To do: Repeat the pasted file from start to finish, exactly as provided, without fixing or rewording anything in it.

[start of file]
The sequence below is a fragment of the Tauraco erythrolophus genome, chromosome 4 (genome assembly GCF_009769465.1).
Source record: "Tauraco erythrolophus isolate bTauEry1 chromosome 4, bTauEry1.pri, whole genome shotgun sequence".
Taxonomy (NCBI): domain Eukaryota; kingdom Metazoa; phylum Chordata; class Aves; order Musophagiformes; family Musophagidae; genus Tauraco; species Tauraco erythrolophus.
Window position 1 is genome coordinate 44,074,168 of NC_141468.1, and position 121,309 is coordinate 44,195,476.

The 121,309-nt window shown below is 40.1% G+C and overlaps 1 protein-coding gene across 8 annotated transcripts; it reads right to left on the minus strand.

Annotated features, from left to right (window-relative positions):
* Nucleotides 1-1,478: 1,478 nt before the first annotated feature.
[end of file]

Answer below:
The sequence below is a fragment of the Tauraco erythrolophus genome, chromosome 4 (genome assembly GCF_009769465.1).
Source record: "Tauraco erythrolophus isolate bTauEry1 chromosome 4, bTauEry1.pri, whole genome shotgun sequence".
Taxonomy (NCBI): domain Eukaryota; kingdom Metazoa; phylum Chordata; class Aves; order Musophagiformes; family Musophagidae; genus Tauraco; species Tauraco erythrolophus.
Window position 1 is genome coordinate 44,074,168 of NC_141468.1, and position 121,309 is coordinate 44,195,476.

The 121,309-nt window shown below is 40.1% G+C and overlaps 1 protein-coding gene across 8 annotated transcripts; it reads right to left on the minus strand.

Annotated features, from left to right (window-relative positions):
* Nucleotides 1-1,478: 1,478 nt before the first annotated feature.